|Document Type:||Chapter or Section|
|Type of Book:||Technical|
|Section or Chapter Title:||Density dependence and independence in coral reef fishes|
|Book Title:||Coral Reef Fishes|
|City:||San Diego, CA|
|Keywords:||Density dependence,density-independence,coral reef fish|
Ecologists who study coral reef fishes have spent significant amounts of time on determining the relative importance of density dependent and independent factors to the population dynamics of these fishes. They have sought to determine whether populations are limited by low levels of larval supply and settlement, or whether post-settlement processes like competition and predation determine abundance. Recent advances have integrated density dependent and independent factors into more complete population models, uncovered mechanisms of density dependence and the demonstration of temporal density dependence. For example, competition for shelter from predators is an important mechanism for density dependent mortality, while agonistic interactions affect growth, fecundity and larval quality. We currently understand that both types of factors are important, but that density dependence must occur at some place and time if a population is to be regulated and persist for many generations neither going extinct nor increasing to infinity.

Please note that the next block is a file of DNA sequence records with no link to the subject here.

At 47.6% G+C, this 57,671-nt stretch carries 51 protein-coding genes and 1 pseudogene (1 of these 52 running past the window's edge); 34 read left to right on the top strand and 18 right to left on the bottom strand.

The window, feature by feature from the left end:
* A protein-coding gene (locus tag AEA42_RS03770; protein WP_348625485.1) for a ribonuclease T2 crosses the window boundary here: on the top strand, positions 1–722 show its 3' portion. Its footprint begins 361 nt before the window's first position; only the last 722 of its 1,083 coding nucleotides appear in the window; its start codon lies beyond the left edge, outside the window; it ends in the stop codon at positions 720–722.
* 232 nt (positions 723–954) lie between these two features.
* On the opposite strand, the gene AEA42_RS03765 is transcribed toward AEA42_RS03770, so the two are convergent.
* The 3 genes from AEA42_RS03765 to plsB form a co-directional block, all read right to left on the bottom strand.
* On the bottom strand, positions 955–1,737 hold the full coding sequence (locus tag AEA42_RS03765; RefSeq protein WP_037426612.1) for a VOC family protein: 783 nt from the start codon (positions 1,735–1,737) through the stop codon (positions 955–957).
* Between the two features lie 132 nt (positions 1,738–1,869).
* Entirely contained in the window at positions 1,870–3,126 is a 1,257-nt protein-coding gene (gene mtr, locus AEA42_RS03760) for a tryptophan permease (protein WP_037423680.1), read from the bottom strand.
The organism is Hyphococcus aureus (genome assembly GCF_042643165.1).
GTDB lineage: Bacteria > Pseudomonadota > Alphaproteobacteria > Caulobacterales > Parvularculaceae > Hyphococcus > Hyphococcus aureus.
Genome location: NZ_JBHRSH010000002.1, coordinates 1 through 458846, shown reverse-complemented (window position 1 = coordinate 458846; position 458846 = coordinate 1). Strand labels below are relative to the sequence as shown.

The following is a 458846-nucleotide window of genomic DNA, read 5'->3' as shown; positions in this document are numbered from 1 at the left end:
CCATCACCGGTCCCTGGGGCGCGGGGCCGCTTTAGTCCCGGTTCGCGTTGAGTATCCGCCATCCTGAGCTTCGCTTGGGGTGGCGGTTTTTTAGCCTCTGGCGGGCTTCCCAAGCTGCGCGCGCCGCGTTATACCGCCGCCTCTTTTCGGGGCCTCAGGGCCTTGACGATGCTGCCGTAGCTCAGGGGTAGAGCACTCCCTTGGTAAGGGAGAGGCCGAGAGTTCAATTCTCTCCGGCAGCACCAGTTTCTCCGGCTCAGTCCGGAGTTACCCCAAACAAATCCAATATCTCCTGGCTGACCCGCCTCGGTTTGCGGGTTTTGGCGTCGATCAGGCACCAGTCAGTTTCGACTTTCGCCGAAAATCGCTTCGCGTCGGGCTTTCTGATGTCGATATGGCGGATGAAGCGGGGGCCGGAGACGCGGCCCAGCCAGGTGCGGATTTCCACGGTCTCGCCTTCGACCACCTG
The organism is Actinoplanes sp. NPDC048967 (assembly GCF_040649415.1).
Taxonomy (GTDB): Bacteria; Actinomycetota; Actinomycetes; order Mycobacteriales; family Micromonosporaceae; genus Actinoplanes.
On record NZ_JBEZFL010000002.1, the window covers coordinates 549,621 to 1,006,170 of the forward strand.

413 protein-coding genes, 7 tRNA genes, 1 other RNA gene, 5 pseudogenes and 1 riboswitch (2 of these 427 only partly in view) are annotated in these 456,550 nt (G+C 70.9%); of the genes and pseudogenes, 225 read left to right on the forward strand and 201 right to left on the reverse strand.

Book chapter covering the relative importance of density dependent and independent processes on coral reefs
|Theme:||Ecosystem Approach to Management for the California Current Large Marine Ecosystem|
Characterize ecological interactions (e.g. predation, competition, parasitism, disease, etc.) within and among species to support ecosystem approach to management.